Perception and Prediction: How Autonomous Vehicles Utilize Racetrack Strategies for Safer Urban Transportation


COAST Autonomous has one mission: to keep people and businesses moving safely. Leveraging a portfolio of proprietary, best-in-class technologies and sensors, COAST offers a variety of efficient, cost-effective, ready to deploy low-speed self-driving fleets that safely move passengers and goods over both the first and last mile.

Hosting special guests to discuss unique topics surrounding autonomous vehicles and self-driving technologies, on this second segment in a two-part episode of the Connected with COAST Autonomous podcast series, COAST President Adrian Sussmann and CTO Pierre LeFevre sit down with two accomplished British racing car afficionados—three-time 24 Hours of LeMans champion Allan McNish and three-time Indianapolis 500 winner Dario Franchitti—to focus on the topics of perception and prediction in driving on the racetrack versus city-center roads.

In professional racing, drivers rely on perception—a 360˚ view of what’s all around them—in order to predict well in advance what moves they must make during a race.

With average speeds in the Indianapolis 500 that run between 220 to 230 miles per hour, this is easier said than done.

“You have to focus a long way in the distance to give your brain the time to process what you’re focused on,” Franchitti said. “If you look to closely in front, you simply cannot process it, no matter how much you practice. So, you focus further ahead. But then you’ve got to be doing scanning, as well. You’re constantly doing all these different scans as far as almost half a mile away. You’re looking as far as you can and then bringing that focus back up a bit more, maybe looking down a bit, up again, side to side. You’re having to process all these visual cues that you’re getting, as well as driving the car, as well as making the calculations in your head about risk assessment. I think driving on the track is a much different thing than driving on the road.”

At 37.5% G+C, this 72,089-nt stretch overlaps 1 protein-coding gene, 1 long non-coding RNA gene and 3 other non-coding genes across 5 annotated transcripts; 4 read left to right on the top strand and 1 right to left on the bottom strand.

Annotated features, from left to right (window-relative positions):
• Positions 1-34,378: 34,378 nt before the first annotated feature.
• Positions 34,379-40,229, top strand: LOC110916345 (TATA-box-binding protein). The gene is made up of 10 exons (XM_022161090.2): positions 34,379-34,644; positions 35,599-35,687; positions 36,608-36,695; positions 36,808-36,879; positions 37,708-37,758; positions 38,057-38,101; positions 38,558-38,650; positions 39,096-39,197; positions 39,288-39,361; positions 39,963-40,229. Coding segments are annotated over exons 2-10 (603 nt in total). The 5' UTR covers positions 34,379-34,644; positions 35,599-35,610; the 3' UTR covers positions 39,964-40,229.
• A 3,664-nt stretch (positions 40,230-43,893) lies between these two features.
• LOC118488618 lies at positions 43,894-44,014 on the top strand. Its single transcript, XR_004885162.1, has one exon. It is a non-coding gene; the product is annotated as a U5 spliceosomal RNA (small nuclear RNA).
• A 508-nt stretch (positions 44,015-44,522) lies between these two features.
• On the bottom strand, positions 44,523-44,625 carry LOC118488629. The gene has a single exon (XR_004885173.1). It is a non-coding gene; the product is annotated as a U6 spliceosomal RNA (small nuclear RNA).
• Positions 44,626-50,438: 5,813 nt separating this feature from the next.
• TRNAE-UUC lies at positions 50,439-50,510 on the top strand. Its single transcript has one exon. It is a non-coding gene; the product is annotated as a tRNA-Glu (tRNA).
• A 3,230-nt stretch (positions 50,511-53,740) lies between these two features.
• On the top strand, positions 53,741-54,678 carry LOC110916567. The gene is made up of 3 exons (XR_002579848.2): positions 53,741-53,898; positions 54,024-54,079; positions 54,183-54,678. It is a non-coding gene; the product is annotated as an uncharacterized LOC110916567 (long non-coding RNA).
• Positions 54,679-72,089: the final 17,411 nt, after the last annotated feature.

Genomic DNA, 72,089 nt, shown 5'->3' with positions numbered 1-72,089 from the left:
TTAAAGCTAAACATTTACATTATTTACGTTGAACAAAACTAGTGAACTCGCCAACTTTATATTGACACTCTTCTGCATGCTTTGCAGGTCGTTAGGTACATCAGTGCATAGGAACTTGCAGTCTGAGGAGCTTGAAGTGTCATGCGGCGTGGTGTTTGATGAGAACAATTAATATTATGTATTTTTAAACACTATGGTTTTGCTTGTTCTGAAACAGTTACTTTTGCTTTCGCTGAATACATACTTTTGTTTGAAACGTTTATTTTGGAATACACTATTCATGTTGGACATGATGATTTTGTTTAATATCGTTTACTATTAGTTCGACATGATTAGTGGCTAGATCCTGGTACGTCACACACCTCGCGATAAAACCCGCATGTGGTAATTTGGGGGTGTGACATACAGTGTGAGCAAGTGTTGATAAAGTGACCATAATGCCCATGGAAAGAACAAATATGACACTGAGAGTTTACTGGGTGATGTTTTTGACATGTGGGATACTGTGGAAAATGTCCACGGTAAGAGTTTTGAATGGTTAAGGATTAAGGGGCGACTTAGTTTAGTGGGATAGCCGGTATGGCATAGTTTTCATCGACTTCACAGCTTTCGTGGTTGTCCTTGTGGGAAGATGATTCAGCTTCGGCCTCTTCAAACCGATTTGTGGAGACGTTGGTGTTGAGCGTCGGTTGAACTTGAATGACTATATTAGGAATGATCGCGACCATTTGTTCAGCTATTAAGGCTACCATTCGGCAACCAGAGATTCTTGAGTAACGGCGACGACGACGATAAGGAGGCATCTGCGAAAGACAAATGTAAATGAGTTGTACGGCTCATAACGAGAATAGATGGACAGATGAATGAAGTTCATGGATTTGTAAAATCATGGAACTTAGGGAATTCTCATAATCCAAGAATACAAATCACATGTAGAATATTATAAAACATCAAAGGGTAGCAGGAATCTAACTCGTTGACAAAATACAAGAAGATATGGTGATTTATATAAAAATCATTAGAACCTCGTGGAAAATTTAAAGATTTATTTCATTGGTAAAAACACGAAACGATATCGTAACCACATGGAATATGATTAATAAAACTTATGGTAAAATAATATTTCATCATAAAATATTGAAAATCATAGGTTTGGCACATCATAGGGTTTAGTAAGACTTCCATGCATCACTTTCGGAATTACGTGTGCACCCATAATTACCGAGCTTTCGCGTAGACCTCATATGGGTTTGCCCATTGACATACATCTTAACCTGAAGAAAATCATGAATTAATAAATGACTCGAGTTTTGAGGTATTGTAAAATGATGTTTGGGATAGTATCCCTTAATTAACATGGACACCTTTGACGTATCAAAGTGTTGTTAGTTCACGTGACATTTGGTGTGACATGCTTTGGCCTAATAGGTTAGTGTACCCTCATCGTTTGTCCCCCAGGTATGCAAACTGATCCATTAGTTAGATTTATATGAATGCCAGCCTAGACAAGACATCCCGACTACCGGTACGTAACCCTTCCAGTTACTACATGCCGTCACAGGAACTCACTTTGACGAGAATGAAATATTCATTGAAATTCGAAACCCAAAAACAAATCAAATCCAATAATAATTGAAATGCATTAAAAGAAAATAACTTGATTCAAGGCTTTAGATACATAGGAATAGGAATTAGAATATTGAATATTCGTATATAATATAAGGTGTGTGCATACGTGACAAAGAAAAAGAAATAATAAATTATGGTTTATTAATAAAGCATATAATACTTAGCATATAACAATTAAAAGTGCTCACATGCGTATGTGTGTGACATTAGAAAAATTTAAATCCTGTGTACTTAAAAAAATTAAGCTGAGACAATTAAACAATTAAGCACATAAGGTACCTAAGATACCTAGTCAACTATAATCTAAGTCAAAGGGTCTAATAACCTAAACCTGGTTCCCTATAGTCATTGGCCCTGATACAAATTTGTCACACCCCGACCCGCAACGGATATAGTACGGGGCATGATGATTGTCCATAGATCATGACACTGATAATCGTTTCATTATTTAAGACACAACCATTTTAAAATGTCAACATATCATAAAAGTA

“What we (regular drivers) do, we narrow down our view. But as a racing driver, you clearly have to have more of a 360˚ view of what’s going on. Therefore, your peripheral vision is extremely important. The wider you can see, the more information you can take in,” McNish said. “All in all, it is a completely different picture to what you would naturally see on the road purely because of that excessive speed, but the skillset is still the same.”

McNish also pointed out that in racing, drivers are focused on the track and other drivers, but they don’t necessarily have all of the distractions that normal drivers are confronted with—radios, phone calls, pedestrians, parked cars, etc.

And because the typical driver—even race car drivers—are fallible, not fully concentrating on the potential hazards as they travel from point A to B, Franchitti and McNish both feel that it may actually be more dangerous driving in urban settings than it is on the racetrack at high speeds.

That’s where AV solutions can really make a difference. Enabling passenger mobility in low speed environments (campuses, cities, airports and more) minus the distractions that increase the risk of automobile accidents, autonomous vehicles also help reduce pollution and traffic congestion while opening up more city-center space for development.

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